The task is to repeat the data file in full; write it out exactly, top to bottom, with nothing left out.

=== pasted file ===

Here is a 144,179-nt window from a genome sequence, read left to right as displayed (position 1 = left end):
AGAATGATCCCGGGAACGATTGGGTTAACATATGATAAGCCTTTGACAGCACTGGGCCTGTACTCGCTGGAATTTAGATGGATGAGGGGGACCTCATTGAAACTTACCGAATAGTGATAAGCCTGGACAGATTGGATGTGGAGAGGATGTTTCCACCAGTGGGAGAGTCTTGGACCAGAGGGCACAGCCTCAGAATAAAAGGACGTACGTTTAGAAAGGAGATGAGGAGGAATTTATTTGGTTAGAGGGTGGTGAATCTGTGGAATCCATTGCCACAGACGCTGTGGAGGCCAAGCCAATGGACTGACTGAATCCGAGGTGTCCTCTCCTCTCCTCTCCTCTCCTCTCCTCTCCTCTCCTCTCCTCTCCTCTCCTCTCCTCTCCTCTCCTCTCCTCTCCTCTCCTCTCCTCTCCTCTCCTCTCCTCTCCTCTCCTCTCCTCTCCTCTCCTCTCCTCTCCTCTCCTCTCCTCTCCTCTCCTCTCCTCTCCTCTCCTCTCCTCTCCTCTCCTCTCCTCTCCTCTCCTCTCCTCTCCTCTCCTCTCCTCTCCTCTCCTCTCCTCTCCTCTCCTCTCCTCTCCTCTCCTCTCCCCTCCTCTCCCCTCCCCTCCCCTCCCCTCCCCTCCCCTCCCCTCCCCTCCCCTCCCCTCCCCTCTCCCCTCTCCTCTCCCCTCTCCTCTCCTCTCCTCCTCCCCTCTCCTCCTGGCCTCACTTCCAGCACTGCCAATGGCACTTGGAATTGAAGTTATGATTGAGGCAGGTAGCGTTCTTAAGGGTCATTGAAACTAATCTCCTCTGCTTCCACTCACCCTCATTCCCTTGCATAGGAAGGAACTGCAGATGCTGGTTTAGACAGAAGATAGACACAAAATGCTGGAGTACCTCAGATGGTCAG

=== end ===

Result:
Here is a 144,179-nt window from a genome sequence, read left to right as displayed (position 1 = left end):
AGAATGATCCCGGGAACGATTGGGTTAACATATGATAAGCCTTTGACAGCACTGGGCCTGTACTCGCTGGAATTTAGATGGATGAGGGGGACCTCATTGAAACTTACCGAATAGTGATAAGCCTGGACAGATTGGATGTGGAGAGGATGTTTCCACCAGTGGGAGAGTCTTGGACCAGAGGGCACAGCCTCAGAATAAAAGGACGTACGTTTAGAAAGGAGATGAGGAGGAATTTATTTGGTTAGAGGGTGGTGAATCTGTGGAATCCATTGCCACAGACGCTGTGGAGGCCAAGCCAATGGACTGACTGAATCCGAGGTGTCCTCTCCTCTCCTCTCCTCTCCTCTCCTCTCCTCTCCTCTCCTCTCCTCTCCTCTCCTCTCCTCTCCTCTCCTCTCCTCTCCTCTCCTCTCCTCTCCTCTCCTCTCCTCTCCTCTCCTCTCCTCTCCTCTCCTCTCCTCTCCTCTCCTCTCCTCTCCTCTCCTCTCCTCTCCTCTCCTCTCCTCTCCTCTCCTCTCCTCTCCTCTCCTCTCCTCTCCTCTCCTCTCCTCTCCTCTCCTCTCCTCTCCTCTCCTCTCCTCTCCTCTCCCCTCCTCTCCCCTCCCCTCCCCTCCCCTCCCCTCCCCTCCCCTCCCCTCCCCTCCCCTCCCCTCTCCCCTCTCCTCTCCCCTCTCCTCTCCTCTCCTCCTCCCCTCTCCTCCTGGCCTCACTTCCAGCACTGCCAATGGCACTTGGAATTGAAGTTATGATTGAGGCAGGTAGCGTTCTTAAGGGTCATTGAAACTAATCTCCTCTGCTTCCACTCACCCTCATTCCCTTGCATAGGAAGGAACTGCAGATGCTGGTTTAGACAGAAGATAGACACAAAATGCTGGAGTACCTCAGATGGTCAG